What you’ve got here is a super-portable speaker with Wi-Fi streaming for higher quality and multi-room, with Bluetooth for total convenience. It’s a stunner.


The Megaboom 3 is right at the opposite end of the portable speaker spectrum from Audio Pro’s list-topper. It’s fully focussed on the outdoors, being waterproof and very rugged. Actually it’s not just waterproof – it even floats, so if it’s accidentally (or deliberately) dropped in the pool, it’s easily retrieved.

Unlike the Addon C3, the Megaboom 3 probably won’t win approving nods from audiophiles but while it may be targeted at those who want dance, pop and rock tunes in the outdoors, its small footprint and attractive design mean it can function perfectly happily in the kitchen. The cooly muted colours it comes in are, in fact, about the only quiet things about it.

Ultimate Ears has absolutely piled on the bonus features here, with the ability to pair two in stereo as well as the option to chain anything up to ‘hundreds’ of them (!) for even greater volume.

A ‘magic button’ on top lets you easily play, pause and skip tracks and, uh, not-so-easily control playlists. It’s cool that UE has added this functionality but it has two problems: it only works with Apple Music and Deezer playlists, and you can only skip forwards through your playlists, one at a time. So if you have hundreds of playlists, this could be of rather limited use (or at least, you’ll get RSI skipping to the one you want).

With 20 hours of battery life, impressive bass and volume, 360º sound, and build quality that renders it essentially unkillable, the UE Megaboom is by far the best outdoor speaker you can get. And as noted, you don’t need to wait for summer to come back to enjoy it, as it does work well (for pop music in particular) in the kitchen, bedroom or elsewhere.

• If you want a very similar speaker with Alexa built in, as on an Amazon Echo device, UE also does the superb Megablast. This doesn’t float but it it waterproof and does let you control Amazon and Spotify playlists and choons with the power of your voice (and Alexa).


In our brave new world of one-box, wire-free audio solutions it’s easy to forget that music is still generally recorded in stereo.

A lot of wireless speakers make a decent fist of giving a wide ‘sound field’ (apologies for the use of a term redolent of too many nights spent listening to Yes whilst overly relaxed, there) but Cambridge Audio’s splendid YoYo M doesn’t have to try too hard, because it’s a pair of stereo speakers.

You can use just one of them if you like, but that’s a bit like buying a pair of chopsticks and only employing one. Fire them both up, by pressing the Pair button on the second unit and you get a brilliantly big, w-i-d-e, musical performance.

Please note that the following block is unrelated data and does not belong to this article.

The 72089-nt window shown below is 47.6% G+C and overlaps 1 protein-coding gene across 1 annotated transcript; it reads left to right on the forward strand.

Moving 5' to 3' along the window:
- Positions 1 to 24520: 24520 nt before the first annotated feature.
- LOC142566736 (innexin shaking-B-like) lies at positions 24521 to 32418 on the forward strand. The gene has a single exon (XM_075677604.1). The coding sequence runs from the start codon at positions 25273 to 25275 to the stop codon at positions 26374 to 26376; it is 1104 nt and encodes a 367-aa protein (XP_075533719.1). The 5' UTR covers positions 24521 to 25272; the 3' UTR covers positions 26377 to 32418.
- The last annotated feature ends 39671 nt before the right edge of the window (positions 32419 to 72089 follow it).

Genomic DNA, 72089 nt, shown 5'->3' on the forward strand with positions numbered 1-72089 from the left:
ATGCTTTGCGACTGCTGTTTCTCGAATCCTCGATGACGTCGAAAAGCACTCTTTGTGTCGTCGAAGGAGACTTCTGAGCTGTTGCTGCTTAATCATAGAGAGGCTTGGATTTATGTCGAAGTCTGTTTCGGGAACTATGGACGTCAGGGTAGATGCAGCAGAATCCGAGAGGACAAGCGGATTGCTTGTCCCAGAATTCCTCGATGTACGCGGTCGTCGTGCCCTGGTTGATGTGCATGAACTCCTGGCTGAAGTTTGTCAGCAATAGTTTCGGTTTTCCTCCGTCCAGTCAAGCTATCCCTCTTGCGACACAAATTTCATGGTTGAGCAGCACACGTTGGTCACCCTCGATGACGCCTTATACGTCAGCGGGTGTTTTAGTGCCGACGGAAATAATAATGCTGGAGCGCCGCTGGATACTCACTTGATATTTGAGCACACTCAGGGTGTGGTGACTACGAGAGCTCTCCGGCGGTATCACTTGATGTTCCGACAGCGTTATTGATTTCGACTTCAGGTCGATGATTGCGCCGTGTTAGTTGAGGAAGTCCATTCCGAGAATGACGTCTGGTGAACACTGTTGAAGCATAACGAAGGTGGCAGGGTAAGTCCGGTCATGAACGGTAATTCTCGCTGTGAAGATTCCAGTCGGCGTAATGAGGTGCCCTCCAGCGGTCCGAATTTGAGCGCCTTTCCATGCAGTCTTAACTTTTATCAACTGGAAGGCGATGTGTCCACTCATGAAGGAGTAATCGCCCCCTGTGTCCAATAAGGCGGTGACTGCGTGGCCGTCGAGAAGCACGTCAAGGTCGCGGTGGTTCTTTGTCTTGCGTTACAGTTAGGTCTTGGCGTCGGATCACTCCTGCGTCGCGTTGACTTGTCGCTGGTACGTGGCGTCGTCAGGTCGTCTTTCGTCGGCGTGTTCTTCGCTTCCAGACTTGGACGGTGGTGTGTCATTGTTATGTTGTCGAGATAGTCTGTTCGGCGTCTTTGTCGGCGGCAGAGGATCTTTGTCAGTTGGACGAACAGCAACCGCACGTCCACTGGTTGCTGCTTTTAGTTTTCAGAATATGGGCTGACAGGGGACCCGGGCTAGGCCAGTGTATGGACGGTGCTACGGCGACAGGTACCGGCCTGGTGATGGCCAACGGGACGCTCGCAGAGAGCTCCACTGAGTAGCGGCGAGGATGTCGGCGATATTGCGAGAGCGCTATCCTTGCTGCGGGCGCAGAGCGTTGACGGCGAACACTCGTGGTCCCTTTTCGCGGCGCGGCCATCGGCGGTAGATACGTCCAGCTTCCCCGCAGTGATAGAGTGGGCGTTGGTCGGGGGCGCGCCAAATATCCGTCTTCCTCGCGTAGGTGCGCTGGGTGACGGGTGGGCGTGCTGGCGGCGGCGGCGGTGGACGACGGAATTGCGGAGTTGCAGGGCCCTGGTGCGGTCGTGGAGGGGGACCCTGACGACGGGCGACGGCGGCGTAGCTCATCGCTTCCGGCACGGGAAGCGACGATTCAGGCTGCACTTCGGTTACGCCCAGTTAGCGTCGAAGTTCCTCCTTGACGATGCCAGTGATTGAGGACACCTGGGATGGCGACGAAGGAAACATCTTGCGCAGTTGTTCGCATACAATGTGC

The only problem is, you have to do that every time you use the YoYo M, which is a bit irritating, for the reason mentioned above – there’s no reason to buy a pair of speakers if you only intend to use one, so why can’t you turn them both on with one button? No doubt some nonsense to do with, “You can’t do that via Bluetooth, so you’d have to use a wire and then they wouldn’t be wireless, you idiot.” I dare say. However, I do wish Cambridge had ‘cheated’ and wired the pair together. This would also mean fewer drop-outs when something gets in the way of the transmission of sound between the speakers.

That aside, the YoYo M is a superb (pair of) Bluetooth speaker(s). It’s devilishly handsome to boot, dolled up as it is in Marton Mills’ worsted wool, Birds Eye fabric. This is acoustically transparent, and resistant to dirt, water and ‘unnecessary’ wear and tear, whatever that means.


If you are after a speaker with the tiny footprint and 360º audio of the UE Megaboom 3, but more refined sound and less ruggedised looks (not that the Megaboom is unattractive), look no further than Bose’s Soundlink Revolve.

For its size, this is a superb sounding speaker, and Bose’s excellent app makes it easy to pair two into a stereo duo. Audio quality is high and portability is exemplary although unlike the Ultimate Ears speaker, this is not waterproof, so don’t chuck it in your hot tub.


This speaker is badged as a Marshall, but obviously it doesn’t come direct from the same sweat-stained factories as its legendary guitar amps. But it still rocks, and this Mk 2 model is notably better than the (excellent) first Kilburn in terms of both sound and looks.

Audio is loud and proud, rich and powerful with plenty of bass, and cleverly processed with a strong ‘faux-analogue’ sound. Built as a compact speaker for small to medium rooms, it is nonetheless still battery-powered, and portable via a natty strap.

Pairing is swift and the audio, while coloured so as to sound ‘rocky’, can be tweaked all over the place using the old-skool bass and treble tone knobs.

The looks might still not be to non-rockers’ tastes, but Marshall has toned down the ‘heavy metal’ styling in recent years, and this sits quite happily in any home that isn’t overloaded with chintz.

The audio is still not what you’d call subtle, but there’s little to beat the Marshall Kilburn for sheer room-filling oomph. The addition of basic splash- and moisture-resistance makes it suitable for bathroom use, so long as you don’t leave it too near the bath.

It’s part of a range of excellent Marshall Bluetooth speakers and also, nowadays, some excellent multi-room Wi-Fi speakers.


If you decide the Cambridge Audio YoYo (M) is both too stupidly named, and too much of a pain to setup, this excellent offering offers full stereo, without the need to pair two speakers, as they’re wired together.